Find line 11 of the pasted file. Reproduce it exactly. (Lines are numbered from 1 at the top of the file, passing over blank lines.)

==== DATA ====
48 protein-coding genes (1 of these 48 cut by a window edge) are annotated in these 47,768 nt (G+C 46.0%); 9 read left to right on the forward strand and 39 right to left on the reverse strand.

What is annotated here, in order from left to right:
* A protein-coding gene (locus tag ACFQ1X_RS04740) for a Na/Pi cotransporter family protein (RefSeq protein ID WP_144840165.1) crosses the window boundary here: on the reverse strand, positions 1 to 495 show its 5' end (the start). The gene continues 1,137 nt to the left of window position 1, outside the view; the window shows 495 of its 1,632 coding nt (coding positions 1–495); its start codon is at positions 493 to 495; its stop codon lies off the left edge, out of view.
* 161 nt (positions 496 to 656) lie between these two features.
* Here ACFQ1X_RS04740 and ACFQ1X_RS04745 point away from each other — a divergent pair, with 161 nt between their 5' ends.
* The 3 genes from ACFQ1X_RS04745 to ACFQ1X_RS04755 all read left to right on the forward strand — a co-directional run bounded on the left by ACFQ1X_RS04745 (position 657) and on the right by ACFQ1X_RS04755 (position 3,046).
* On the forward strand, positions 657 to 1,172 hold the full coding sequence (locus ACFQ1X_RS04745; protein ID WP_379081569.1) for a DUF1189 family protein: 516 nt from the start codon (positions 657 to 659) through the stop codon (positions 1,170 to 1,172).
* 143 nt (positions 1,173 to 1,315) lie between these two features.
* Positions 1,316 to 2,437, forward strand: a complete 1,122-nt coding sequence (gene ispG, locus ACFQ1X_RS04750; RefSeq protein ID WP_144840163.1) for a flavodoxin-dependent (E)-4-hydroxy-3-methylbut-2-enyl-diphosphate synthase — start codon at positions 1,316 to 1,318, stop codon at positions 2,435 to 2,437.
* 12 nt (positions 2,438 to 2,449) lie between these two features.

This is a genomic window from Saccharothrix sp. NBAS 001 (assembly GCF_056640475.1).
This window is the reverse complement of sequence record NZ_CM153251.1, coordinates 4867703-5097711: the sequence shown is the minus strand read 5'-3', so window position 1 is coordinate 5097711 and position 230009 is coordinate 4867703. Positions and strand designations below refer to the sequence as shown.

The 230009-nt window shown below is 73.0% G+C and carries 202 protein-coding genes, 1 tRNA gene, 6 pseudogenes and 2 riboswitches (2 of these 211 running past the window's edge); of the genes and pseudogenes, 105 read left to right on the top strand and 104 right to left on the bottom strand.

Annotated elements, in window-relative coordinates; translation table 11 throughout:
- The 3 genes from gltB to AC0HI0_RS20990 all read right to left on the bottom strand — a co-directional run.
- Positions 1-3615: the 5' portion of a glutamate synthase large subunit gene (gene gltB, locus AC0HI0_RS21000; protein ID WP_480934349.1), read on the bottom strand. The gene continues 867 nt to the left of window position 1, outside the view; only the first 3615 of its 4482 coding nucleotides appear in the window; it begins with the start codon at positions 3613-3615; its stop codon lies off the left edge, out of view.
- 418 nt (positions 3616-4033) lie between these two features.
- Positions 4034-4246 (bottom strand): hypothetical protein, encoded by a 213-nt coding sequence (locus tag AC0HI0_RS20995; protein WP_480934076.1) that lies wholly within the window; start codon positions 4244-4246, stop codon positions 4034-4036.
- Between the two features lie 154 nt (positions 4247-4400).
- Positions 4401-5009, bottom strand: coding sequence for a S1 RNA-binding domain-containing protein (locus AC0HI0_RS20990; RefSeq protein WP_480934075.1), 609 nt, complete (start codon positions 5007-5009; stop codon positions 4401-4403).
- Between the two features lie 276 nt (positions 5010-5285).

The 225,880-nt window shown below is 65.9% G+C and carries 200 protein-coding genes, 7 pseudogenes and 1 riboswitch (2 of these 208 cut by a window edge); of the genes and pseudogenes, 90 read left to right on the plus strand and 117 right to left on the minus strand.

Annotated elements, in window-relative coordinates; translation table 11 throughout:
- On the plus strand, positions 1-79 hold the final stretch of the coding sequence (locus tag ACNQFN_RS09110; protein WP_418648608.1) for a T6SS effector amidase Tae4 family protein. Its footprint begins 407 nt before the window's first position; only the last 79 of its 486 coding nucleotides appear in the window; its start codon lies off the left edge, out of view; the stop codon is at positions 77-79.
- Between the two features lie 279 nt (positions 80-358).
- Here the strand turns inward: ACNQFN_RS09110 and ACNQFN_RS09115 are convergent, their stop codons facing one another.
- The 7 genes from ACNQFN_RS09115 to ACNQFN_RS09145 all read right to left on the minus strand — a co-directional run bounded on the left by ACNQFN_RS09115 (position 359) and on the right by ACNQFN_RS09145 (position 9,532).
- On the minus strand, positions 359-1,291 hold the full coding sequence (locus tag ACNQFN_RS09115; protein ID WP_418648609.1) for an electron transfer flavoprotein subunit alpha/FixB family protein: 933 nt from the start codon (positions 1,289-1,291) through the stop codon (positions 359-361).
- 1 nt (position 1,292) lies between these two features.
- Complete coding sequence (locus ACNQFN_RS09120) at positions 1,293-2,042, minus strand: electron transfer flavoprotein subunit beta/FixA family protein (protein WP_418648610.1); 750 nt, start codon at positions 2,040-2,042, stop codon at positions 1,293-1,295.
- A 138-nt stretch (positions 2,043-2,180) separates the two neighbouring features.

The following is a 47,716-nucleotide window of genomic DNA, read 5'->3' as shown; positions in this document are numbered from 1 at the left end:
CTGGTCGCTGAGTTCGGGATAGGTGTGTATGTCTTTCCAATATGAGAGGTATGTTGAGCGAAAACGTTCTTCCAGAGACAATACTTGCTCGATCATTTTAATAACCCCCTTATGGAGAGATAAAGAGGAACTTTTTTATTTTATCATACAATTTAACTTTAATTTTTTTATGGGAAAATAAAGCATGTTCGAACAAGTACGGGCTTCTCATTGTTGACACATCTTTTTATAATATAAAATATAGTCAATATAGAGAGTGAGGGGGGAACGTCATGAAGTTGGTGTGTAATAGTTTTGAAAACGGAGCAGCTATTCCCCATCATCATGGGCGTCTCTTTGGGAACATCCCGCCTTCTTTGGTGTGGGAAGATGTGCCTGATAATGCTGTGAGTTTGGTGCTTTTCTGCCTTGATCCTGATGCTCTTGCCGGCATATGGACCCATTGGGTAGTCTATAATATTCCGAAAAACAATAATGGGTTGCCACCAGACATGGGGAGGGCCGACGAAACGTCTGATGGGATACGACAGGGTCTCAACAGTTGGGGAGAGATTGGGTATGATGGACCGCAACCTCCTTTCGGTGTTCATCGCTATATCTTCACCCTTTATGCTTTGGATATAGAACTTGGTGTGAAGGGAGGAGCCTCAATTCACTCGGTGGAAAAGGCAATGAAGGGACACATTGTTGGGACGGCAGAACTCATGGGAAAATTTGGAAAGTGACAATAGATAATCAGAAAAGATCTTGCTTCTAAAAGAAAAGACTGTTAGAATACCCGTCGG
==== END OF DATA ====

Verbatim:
This is a genomic window from Saccharothrix sp. NBAS 001 (assembly GCF_056640475.1).